Pubdate: Wed, 18 Aug 2010
Source: New York Times (NY)
Page: A1, Front Page
Copyright: 2010 The New York Times Company
Author: Suzanne Daley


MAASTRICHT, the Netherlands - On a recent summer night, Marc
Josemans's Easy Going Coffee Shop was packed. The lines to buy
marijuana and hashish stretched to the reception area where customers
waited behind glass barriers.

Most were young. Few were Dutch.

Thousands of "drug tourists" sweep into this small, picturesque city
in the southeastern part of the Netherlands every day - as many as two
million a year, city officials say. Their sole purpose is to visit the
city's 13 "coffee shops," where they can buy varieties of marijuana
with names like Big Bud, Amnesia and Gold Palm without fear of

It is an attraction Maastricht and other Dutch border cities would now
gladly do without. Struggling to reduce traffic jams and a high crime
rate, the city is pushing to make its legalized use of recreational
drugs a Dutch-only policy, banning sales to foreigners who cross the
border to indulge. But whether the European Union's free trade laws
will allow that is another matter.

The case, now wending its way through the courts, is being closely
watched by legal scholars as a test of whether the European Court of
Justice will carve out an exception to trade rules - allowing one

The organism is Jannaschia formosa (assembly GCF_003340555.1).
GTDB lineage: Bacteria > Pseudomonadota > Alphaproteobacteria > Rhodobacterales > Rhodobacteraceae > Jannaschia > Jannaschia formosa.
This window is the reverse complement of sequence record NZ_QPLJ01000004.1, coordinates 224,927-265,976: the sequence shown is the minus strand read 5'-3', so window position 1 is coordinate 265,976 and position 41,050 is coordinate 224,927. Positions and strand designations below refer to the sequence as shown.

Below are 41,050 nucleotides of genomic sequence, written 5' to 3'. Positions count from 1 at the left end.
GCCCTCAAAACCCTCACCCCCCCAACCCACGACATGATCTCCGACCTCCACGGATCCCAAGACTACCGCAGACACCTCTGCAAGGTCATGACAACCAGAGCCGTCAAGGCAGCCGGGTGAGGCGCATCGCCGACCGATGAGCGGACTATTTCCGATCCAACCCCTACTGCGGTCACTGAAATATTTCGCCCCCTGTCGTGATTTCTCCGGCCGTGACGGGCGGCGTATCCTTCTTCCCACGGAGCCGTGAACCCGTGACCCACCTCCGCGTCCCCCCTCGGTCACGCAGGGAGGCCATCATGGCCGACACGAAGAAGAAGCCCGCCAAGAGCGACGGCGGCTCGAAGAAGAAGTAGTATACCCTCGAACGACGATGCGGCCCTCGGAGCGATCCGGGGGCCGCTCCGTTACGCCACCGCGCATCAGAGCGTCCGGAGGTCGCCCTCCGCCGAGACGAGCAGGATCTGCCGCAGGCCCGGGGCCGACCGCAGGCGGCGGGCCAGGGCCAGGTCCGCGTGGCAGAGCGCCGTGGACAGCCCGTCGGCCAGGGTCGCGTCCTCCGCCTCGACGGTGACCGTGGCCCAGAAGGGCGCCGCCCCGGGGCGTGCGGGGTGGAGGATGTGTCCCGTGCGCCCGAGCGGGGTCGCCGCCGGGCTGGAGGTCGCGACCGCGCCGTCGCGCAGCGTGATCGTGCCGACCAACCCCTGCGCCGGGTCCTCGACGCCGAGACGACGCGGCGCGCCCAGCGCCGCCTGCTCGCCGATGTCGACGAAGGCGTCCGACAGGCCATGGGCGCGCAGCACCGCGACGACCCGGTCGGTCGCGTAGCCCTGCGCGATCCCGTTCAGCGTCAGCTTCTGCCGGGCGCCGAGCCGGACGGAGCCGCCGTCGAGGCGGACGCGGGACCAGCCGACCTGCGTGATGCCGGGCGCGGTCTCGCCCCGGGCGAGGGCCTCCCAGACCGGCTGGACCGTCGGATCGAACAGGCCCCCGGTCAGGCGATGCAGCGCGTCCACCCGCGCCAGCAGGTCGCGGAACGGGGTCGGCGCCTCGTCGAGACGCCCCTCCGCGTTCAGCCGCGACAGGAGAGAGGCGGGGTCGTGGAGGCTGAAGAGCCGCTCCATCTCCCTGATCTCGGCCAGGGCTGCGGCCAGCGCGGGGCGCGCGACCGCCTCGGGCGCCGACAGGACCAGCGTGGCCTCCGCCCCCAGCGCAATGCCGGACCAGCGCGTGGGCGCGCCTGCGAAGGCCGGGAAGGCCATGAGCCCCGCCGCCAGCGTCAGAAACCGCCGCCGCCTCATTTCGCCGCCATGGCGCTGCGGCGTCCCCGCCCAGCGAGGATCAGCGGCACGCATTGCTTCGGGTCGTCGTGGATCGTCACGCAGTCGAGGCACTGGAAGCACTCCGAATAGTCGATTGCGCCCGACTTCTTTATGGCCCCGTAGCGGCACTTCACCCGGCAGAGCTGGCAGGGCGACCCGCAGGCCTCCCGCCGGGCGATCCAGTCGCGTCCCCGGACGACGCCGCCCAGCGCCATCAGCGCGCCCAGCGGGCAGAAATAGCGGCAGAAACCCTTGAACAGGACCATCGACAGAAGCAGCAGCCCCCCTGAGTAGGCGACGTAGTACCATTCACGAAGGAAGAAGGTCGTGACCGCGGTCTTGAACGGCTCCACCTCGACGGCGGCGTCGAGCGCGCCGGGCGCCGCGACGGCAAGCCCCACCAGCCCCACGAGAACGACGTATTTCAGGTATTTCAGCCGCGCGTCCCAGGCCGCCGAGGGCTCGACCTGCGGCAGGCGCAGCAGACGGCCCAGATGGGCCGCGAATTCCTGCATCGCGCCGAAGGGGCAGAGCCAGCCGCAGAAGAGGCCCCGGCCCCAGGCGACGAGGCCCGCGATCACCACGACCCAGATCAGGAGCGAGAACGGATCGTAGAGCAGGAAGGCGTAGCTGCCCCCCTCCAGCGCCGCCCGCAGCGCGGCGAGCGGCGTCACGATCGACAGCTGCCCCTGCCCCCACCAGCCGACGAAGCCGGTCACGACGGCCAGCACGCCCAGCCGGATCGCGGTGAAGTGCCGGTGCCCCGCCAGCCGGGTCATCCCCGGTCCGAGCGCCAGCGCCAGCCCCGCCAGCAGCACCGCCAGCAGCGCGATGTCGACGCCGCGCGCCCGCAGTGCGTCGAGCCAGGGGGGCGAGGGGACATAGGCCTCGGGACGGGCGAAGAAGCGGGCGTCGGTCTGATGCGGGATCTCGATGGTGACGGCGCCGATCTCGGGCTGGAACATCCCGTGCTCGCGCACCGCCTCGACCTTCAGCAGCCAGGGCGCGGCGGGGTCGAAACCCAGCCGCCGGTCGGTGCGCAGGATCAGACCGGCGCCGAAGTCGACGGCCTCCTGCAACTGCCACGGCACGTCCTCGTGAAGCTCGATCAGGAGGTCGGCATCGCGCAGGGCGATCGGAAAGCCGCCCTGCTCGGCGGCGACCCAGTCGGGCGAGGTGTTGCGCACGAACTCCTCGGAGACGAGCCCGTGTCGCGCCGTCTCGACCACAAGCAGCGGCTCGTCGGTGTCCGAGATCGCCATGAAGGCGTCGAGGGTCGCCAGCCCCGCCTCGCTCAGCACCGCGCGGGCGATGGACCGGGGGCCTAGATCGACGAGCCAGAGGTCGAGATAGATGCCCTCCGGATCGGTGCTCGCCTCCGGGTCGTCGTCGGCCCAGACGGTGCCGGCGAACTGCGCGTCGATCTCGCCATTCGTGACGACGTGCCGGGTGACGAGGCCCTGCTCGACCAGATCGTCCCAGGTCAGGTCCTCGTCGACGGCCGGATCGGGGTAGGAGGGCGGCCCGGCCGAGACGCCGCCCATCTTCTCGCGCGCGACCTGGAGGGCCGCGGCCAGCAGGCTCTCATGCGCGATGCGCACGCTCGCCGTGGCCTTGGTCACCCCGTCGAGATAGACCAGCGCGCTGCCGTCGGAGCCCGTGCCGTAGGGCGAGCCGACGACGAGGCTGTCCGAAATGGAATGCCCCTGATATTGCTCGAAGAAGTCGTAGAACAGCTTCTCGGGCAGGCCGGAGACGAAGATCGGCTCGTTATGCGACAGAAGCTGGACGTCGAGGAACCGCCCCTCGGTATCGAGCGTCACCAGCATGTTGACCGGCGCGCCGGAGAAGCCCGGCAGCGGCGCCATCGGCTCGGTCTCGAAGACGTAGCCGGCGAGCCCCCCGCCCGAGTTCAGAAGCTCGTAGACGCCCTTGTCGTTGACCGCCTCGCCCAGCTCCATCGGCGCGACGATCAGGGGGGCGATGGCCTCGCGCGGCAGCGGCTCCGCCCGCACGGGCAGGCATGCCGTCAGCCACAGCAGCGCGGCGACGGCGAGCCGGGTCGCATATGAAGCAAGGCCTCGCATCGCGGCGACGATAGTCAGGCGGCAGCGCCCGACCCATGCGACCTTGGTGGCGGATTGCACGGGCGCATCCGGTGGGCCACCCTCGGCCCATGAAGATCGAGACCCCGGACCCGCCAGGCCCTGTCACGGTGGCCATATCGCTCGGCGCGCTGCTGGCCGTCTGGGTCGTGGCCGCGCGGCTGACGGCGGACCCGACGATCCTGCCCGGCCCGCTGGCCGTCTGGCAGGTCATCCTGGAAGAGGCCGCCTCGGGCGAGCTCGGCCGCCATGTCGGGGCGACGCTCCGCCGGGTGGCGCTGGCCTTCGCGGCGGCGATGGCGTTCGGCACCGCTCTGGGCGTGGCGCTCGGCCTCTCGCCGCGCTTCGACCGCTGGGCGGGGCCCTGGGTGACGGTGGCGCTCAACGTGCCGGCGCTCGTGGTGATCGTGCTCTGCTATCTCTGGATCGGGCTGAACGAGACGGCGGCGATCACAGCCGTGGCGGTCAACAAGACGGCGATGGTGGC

country's security concerns to override the European Union's guarantee
of a unified and unfettered market for goods and services.

City officials say they have watched with horror as a drug tolerance
policy intended to keep Dutch youth safe - and established long before
Europe's borders became so porous - has morphed into something else
entirely. Municipalities like Maastricht, in easy driving distance
from Belgium, France and Germany, have become regional drug supply

Maastricht now has a crime rate three times that of similar-size Dutch
cities farther from the border. "They come with their cars and they
make a lot of noise and so on," said Gerd Leers, who was mayor of
Maastricht for eight years. "But the worst part is that this group,
this enormous group, is such an attractive target for criminals who
want to sell their own stuff, hard stuff, and they are here too now."

In recent years, crime in Maastricht, a city of cobblestone lanes and
medieval structures, has included a shootout on the highway, involving
a Bulgarian assassin hired to kill a rival drug producer.

Mr. Leers used to call the possibility of banning sales to foreigners
a long shot. But last month, Maastricht won an early round. The
advocate general for the European Court of Justice, Yves Bot, issued a
finding that "narcotics, including cannabis, are not goods like others
and their sale does not benefit from the freedoms of movement
guaranteed by European law."

Mr. Leers called the ruling "very encouraging." Coffee shop owners saw
it differently.

"There is no way this will hold up," said John Deckers, a spokesman
for the Maastricht coffee shop owners' association. "It is
discrimination against other European Union citizens."

If Maastricht gets its way, many other Dutch municipalities will
doubtless follow. Last year, two small Dutch towns, Rosendal and
Bergen op Zoom, decided to close all their coffee shops after surveys
showed that most of their customers were foreigners.

The situation has not made for good neighborly feelings. Many
residents of border towns criticize Belgium, France and Germany for